And Paul was not the first missionary, he
simply imitated Jesus who went from country to
country, from city to city, teaching the kingdom of
God. To Samaria, where the Jews had no dealings
with the- Samaritans ; to Galilee, Decapolis, Jeru-
salem, Judea, and beyond the Jordan.
From Paul we have anathemas and curses in the
Church calling itself Christian. From Christ we
have, " Blessed are the poor in spirit." " Blessed
are they that mourn." "Blessed are the meek."
" Blessed are the merciful." " Blessed are the pure
in heart." " Blessed are the peacemakers."
From Paul we have excomunication in the Church
calling itself Christian, with the idea that to destroy
a person bodily would be the only way to save the
soul of the destroyed person. From Christ we
have,'* Therefore, if thou bring thy gift to the altar
and there rememberest that thy brother hath
aught against thee, leave there thy gift before the
altar and go thy way, first be reconciled to thy
78 PAUL OF TARSUS.
brother and then come and offer thy gift." " Love
your enemies, bless them that curse you, do good to
them that hate you, and pray for them which
despitefully use you and persecute you."
Paul pronounces his anathema on any one who
should preach another gospel from his, even if he
were an angel from heaven.
From Paul we have that not every one who
sought to proclaim the gospel could be a servant of
Christ. From Jesus we have, when John said,
Master, we saw one casting out devils in thy name
and we forbade him because he followed not with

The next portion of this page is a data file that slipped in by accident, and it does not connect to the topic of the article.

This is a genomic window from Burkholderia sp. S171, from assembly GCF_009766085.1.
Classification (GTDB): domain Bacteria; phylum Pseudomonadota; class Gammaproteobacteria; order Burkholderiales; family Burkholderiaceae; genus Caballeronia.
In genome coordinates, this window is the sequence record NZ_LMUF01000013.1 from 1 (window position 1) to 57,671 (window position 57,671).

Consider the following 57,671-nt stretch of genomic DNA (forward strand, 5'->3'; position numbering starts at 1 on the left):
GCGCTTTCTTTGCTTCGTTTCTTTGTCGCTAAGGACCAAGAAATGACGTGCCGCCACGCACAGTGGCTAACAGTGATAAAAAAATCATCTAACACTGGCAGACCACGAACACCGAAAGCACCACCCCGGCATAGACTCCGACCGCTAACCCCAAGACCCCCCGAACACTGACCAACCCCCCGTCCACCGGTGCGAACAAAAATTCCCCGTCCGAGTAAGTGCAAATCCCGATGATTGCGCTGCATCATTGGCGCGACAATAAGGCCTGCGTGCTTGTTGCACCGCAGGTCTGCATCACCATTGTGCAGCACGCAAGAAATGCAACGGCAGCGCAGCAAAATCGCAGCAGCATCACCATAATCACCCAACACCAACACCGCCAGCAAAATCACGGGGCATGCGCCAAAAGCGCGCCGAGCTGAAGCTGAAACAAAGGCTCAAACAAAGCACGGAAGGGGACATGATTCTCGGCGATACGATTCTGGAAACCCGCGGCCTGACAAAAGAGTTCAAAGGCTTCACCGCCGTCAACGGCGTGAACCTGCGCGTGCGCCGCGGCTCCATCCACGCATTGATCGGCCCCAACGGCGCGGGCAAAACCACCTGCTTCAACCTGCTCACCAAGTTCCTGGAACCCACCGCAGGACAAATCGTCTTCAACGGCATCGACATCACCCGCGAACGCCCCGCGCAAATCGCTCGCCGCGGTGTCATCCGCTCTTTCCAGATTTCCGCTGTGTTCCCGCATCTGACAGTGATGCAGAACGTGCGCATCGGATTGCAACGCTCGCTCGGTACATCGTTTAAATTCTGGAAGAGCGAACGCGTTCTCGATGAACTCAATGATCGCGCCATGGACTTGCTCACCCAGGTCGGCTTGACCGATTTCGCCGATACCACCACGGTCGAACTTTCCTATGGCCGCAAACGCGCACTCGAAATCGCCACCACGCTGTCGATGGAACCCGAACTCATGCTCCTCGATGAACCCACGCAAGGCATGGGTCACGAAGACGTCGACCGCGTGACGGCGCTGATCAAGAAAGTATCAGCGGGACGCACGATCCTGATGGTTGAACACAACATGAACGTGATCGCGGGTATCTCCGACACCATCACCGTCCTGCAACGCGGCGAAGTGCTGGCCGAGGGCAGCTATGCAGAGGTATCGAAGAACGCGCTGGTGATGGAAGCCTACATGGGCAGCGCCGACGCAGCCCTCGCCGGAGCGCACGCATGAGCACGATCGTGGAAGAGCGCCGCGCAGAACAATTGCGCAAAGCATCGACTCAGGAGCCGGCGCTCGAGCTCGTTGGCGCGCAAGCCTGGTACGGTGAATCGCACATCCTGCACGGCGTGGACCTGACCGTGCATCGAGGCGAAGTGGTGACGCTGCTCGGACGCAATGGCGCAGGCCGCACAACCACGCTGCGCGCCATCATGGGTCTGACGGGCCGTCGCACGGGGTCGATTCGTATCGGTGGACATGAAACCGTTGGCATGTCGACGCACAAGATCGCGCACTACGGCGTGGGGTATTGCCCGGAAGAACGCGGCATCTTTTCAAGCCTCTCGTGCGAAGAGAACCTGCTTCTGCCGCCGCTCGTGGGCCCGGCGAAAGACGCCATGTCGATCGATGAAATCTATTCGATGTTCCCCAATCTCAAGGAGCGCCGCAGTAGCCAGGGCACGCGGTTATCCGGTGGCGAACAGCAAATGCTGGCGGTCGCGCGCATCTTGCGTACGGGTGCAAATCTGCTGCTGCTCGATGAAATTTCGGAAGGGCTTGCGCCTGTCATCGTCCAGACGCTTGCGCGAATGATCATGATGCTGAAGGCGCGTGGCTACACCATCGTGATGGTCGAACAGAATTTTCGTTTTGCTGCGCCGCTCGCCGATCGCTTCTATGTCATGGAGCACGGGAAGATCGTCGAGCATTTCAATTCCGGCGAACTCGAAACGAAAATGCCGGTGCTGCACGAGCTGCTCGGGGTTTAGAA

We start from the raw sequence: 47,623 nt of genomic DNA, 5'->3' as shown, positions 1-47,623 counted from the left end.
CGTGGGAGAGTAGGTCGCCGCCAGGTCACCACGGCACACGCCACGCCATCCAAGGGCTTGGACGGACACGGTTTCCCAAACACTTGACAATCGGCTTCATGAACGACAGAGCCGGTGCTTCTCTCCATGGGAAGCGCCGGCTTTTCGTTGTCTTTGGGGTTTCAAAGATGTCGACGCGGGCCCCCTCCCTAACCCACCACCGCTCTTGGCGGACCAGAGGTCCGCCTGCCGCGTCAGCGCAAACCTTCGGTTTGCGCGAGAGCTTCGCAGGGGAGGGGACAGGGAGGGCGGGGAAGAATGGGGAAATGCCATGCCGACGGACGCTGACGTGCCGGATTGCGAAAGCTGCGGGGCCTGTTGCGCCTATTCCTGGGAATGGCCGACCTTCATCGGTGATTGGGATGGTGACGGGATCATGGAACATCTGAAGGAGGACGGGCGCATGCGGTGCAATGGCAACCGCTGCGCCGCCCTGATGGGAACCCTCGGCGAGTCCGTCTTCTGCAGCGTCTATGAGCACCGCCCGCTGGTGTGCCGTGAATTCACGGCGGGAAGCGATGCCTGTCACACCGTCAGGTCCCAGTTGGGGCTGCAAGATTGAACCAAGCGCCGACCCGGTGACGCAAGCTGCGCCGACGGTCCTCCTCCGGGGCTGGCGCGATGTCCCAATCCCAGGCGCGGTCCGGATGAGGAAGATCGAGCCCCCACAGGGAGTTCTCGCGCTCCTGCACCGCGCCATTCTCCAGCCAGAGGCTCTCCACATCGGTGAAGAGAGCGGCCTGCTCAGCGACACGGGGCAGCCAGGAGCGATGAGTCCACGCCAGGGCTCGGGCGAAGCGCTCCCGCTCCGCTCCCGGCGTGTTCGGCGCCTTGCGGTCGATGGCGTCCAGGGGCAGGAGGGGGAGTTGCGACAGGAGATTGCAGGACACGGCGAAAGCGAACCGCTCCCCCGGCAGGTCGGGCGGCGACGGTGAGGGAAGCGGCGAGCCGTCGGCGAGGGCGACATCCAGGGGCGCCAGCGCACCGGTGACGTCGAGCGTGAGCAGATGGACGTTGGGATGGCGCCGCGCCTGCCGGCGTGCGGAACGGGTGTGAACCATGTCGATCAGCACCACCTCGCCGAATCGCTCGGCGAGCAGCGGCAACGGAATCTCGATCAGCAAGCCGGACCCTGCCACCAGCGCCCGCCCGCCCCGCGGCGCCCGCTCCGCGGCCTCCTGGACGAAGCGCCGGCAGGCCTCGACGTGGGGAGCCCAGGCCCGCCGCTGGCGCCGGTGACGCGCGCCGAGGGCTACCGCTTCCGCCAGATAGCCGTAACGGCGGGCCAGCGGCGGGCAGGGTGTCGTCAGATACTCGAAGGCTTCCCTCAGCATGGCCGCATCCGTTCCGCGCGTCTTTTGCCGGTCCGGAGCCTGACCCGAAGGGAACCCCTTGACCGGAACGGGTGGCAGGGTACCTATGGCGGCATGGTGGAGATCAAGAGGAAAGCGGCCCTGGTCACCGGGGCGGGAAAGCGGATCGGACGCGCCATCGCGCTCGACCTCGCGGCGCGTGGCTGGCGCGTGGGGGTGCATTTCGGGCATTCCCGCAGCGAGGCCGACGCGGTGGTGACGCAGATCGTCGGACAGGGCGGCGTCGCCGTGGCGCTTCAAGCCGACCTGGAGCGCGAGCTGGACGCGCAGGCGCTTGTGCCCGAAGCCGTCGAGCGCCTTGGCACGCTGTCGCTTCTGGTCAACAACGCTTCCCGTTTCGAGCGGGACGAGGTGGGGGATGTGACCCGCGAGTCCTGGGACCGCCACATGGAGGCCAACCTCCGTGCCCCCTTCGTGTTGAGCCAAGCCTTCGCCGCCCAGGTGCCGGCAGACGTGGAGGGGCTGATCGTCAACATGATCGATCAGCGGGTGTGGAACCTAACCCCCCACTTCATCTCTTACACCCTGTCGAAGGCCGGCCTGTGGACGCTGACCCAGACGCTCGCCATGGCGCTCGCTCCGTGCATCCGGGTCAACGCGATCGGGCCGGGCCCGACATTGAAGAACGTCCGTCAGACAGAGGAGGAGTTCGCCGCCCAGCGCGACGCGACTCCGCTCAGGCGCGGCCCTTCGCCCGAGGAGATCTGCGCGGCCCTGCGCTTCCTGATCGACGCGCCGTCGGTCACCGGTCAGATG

us ; and Jesus said, Hinder him not, for there is no
man which can do a miracle in my name that can
lightly speak evil of me.
From Paul we have the idea that what we give to
the poor or to the Church or to others, we shall
receive what we give again, if not on this earth,
then by spiritual blessings, which is making a busi-
ness bargain with God, and lowering the soul of
mankind. From Christ we have the elevating
thought, "When ye shall have done all these things
which are commanded you, say, We are unprofitable
servants ; we have done that which was our duty
PAUL OF TAKSUS. 79
We find that Paul could not bear an insult, and
his fight with the Churches which agreed not with
him, was because the insult had not been retracted.
We turn from this to the insults which Christ bore
and suffered. They went out to take Jesus as
though He was a thief, with swords and staves.
They spite in his face and buffeted Him, and smote
Him with the palms of their hands, they, mocked
Him with the whole band of solidiers, they stripped
Him and put on Him a scarlet robe, also a crown
of thorns, they smote Him on the head and mocked
and crucified Him.
From Paul we have that we should not reap on
another man's field in missionary work. From
Christ we have, " I sent you to reap that whereon
you bestowed no labor, other men labored and ye
are entered into their labors." Let me here say that
if this was not true, we of these days would not be
enjoying many spiritual and many earthly bless-
Paul could indulge in sarcasm. Jesus when He
was reviled, reviled not again.